• Nottingham City Council’s ambitious target to become the first carbon neutral city in the UK by 2028 – with objectives and actions covering transportation, the built environment, energy generation, waste and water, and consumption. Among a number of measures, Nottingham have strengthened air quality standards affecting the City Centre Clear Zone to ensure that only the cleanest delivery vehicles will be able to access the city centre; stepped up enforcement of private rented and non-domestic Minimum Energy Efficiency Standards regulations; and are investigating ways to eliminate the remaining 7% of waste going to landfill and implement into council policy.
  • Haringey Council generates funds for energy efficiency by using the requirement in London for zero carbon homes to facilitate builders’ offsets, providing funds for carbon reduction in older properties as an alternative to zero carbon new builds. Commercial properties will be included in an upcoming extension.
  • Greenwich is developing its Carbon Neutral Plan, which is designed to deliver on the commitment to achieve Carbon Neutrality by 2030 across the Borough. Impact areas include reducing food waste, more local food production, skills development for a greener economy, and decarbonising heat for homes and other premises, in the Council’s estate and more widely.
  • Waltham Forest, Southwark, Haringey, Hackney, South Yorkshire, and Merseyside councils have all moved investments out of coal, oil and gas companies whose actions are fuelling climate change.

Four takeaways for businesses

Progress on the UK transition to net zero remains at early stages. However, there are a few initial takeaways for the private sector in navigating the increasing complexity of climate policy divergence at national and local government levels. Here are four actions business can take now to leverage current trends and drive even more progress:

  1. Strengthen your sustainability strategy by including place-based initiatives or approaches. Differences in local, national, and regional policy will require a corporate approach to sustainability that is place-based and balances UK-wide efforts, targets, and goals with those that are specific to local authorities and the devolved governments’ evolving requirements. This doesn’t negate the need for an overarching corporate sustainability strategy and an aligned approach, but rather recognises that there may be appropriate areas where adjusting to local and regional circumstances can deliver benefits, including stronger community-based relationships (including with LGAs themselves), enhanced reputation, competitive advantage, and greater proximity to opportunities that will arise as local governments develop their own approaches.
  2. It pays to be proactive. By developing and implementing credible and ambitious sustainability and net zero plans, businesses can stay ahead of the sustainability transition and regulatory context. It is increasingly accepted that delaying transition to carbon-neutral and sustainable methods of operating could pose increasingly serious risks to the business as well as make picking up the sustainability agenda later impractical or unaffordable. Dealing with the changes sooner rather than later will facilitate an easier transition and potentially eliminate the challenges associated with navigating increasing policy complexity. Consider it an investment that reduces regulatory burden and challenges over the long-term.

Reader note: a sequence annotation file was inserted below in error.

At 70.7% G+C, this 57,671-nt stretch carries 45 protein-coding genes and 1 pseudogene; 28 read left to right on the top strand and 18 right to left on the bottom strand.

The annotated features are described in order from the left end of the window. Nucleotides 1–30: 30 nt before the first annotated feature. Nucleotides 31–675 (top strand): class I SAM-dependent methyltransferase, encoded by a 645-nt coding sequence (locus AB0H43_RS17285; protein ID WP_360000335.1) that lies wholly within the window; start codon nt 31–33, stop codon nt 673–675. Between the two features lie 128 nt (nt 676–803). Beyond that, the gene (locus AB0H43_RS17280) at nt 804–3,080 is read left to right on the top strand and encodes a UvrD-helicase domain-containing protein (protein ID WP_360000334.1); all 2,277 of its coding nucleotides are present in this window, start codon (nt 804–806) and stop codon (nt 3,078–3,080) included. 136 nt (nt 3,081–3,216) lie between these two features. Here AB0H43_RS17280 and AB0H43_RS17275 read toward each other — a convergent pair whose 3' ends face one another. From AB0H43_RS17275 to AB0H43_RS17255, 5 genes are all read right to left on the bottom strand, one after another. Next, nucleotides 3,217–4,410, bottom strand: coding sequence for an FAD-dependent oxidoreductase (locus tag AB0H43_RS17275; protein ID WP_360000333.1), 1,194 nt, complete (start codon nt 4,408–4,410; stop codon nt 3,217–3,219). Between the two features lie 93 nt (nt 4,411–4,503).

3. Be prepared to address divergent policies in sustainability and operational planning. Particularly those with facilities spread across the UK, businesses should invest early on in their monitoring and planning capacity to spotlight operational issues where national and regional or local government powers intersect, in order to mitigate risk effectively. Medium- and long-term business plans must stay abreast of the evolving regulatory context alongside the skills of existing teams to take responsibility for action. By continuing to keep an eye on the local and national context, companies can mitigate risk as well as seize opportunities as they emerge – whether to establish competitive advantage or to demonstrate sector leadership. Consideration should be given as to how to build ongoing monitoring of evolving policy divergence into existing corporate risk management processes.
  4. Collaborate and engage more closely with national and local authorities to avoid unnecessary challenges resulting from regulatory divergence. There is no doubt that both national and local governments will be key partners in achieving net zero through direct service delivery as well as setting standards and regulations for business. The priorities, resources and approaches to climate action will vary considerably with powers and functions; therefore, collaboration will be essential to developing policy that best suits particular localities and regions. To prevent unnecessary regulatory burden and challenges, companies should work hand-in-hand with local authorities and devolved administrations to implement best practice, help streamline systems to reduce reporting burden, and identify opportunities for alignment in policy.

 

Ultimately, some amount of regulatory divergence is inevitable. Businesses will find themselves facing different regulations in various parts of the UK over the longer-term – the extent of which will depend on the UK’s overall strategy for guiding national and local governments in developing policy. By taking these early takeaways into consideration when developing out corporate sustainability strategies and risk management processes, businesses can build expertise in navigating this complexity.

 

If you would like to discuss the evolving regulatory picture affecting your business and how Sancroft can help you tackle the challenges, please get in touch with Jessica Clavette at jessica.clavette@sancroft.com.